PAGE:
Lowe's CEO Marvin Ellison talks to Mad Money about Google Cloud
Lowe's CEO Marvin Ellison talks to Mad Money about Google Cloud

Google Cloud Helps Drive Triple-Digit Online Growth at Lowe’s

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Google Cloud has scored a major victory in showcasing its transformational prowess as the CEO of Lowe’s recently said GC has been indispensable in helping Lowe’s double its online revenue in April and May.

Speaking with Jim Cramer on Mad Money in late May, Lowe’s CEO Marvin Ellison offered broad context for his company’s outstanding quarterly results and the role Google Cloud played in boosting the stability and performance of Lowes.com.

“Customers want to spend money where they have choices and where they have options,” said Ellison, who’s done a terrific job in turning around the struggling big-box retail in his 2 years as CEO.

“You and I have talked a lot about the power of omnichannel. Give the customer the opportunity to shop anywhere they choose: in-store, online, buy online and pick up at store, curbside, you name it. 

“We were able to employ all of those things for the first time and it drove an 80% growth in dotcom. But also we had triple-digit growth in dotcom in April. And that triple-digit growth is now also happening in the month of May. So it’s about giving the consumer choices, it’s about giving them the essential things they need for their homes. And we’ve done that well.”

Cramer then asked Ellison about the impact that Google Cloud—which, Cramer said, “has become very aggressive”—has had in replacing a 10-year-old online platform at Lowe’s that was woefully incapable of meeting the modern demands and expectations of customers here in mid-2020.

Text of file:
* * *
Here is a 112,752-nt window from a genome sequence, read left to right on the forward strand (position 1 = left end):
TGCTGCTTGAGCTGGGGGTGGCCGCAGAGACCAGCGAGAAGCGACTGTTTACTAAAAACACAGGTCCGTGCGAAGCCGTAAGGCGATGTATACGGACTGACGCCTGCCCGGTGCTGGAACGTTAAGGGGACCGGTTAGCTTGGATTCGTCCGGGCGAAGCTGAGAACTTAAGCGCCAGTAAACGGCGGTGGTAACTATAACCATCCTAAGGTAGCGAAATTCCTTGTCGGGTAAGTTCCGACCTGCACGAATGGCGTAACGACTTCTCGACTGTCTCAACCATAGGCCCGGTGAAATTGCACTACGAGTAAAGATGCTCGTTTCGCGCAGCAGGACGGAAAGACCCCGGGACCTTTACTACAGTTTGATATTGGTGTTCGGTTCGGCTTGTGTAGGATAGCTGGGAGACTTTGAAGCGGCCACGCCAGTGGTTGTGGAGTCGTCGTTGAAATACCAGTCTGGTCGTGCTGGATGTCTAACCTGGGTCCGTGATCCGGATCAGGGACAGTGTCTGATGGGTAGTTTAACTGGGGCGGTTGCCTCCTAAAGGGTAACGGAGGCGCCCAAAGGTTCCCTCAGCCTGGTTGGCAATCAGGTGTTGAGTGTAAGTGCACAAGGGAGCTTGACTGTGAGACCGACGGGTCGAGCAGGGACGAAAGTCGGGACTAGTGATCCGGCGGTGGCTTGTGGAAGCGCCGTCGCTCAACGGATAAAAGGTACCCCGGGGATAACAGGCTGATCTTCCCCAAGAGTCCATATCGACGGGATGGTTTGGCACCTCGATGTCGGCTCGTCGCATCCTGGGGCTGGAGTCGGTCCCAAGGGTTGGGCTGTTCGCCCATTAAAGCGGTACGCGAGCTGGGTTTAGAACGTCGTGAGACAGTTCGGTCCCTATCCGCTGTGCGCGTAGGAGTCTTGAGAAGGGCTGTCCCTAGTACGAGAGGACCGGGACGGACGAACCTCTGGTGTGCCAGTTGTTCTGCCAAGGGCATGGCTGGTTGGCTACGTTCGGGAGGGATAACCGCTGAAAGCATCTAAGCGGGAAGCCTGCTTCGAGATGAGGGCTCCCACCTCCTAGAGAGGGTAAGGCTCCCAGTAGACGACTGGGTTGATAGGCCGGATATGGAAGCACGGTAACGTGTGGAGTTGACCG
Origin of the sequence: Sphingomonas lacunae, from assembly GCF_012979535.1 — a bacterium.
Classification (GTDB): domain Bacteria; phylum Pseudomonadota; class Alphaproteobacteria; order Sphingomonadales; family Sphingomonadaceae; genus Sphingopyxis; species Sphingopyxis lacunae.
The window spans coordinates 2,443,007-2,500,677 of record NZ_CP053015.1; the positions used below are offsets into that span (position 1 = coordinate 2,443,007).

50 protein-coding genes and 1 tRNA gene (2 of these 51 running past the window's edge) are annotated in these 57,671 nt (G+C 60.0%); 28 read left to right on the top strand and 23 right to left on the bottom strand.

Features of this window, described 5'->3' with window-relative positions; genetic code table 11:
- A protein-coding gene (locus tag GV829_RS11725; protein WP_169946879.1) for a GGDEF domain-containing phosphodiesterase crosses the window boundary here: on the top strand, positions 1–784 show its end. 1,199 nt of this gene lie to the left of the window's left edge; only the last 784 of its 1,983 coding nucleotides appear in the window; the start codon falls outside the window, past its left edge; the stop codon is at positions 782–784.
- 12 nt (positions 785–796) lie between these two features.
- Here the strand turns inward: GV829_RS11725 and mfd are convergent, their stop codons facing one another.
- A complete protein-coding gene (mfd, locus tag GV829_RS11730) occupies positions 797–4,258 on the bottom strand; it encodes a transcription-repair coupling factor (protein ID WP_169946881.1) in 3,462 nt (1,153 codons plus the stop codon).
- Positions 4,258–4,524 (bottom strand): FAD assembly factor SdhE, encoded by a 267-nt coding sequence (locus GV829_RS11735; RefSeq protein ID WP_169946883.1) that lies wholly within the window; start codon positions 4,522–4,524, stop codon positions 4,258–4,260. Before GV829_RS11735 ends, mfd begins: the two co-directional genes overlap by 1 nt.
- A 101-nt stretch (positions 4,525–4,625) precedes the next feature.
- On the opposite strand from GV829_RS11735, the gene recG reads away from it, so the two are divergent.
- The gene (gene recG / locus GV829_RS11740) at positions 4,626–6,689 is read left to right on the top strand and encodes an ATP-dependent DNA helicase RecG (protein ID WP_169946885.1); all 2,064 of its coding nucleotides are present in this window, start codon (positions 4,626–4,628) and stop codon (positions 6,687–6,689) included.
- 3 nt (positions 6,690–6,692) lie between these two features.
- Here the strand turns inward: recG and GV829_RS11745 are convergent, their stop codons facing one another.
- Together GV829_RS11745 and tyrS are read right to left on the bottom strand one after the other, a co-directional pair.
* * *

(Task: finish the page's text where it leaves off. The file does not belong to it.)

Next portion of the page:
“We have a great future in front of us.”

Ellison replied: “Jim, if you’re a traditional retailer, there’s 3 things you need to do a great dotcom business: you need talent, you need capital, and you need time. 

“We recruited the talent. We’ve invested the capital to make sure we do it correctly. And now at about 12 months into this we’re starting to see that hard work pay off,” Ellison said in teeing up his perspective on Google Cloud’s impact.

“There’s no way we could have the sustained levels of growth online if we hadn’t made that platform migration to Google Cloud. And we have a series of other really great functionalities you’re going to see: from a one-click checkout, search and navigation, the ability to schedule and do all types of visibility into order destinations online. 

“And we’re going to be rolling out buy-online with pickup via in-store lockers. We’re going to modify curbside delivery to be more digitized. We have an array of things that are going to give us one of the best-in-class dotcom platforms. And when you combine that with a really great-executing retail business, we think we have a great future in front of us.”

During Lowe’s earnings call last month, Ellison was equally buoyant about the company’s omnichannel capabilities.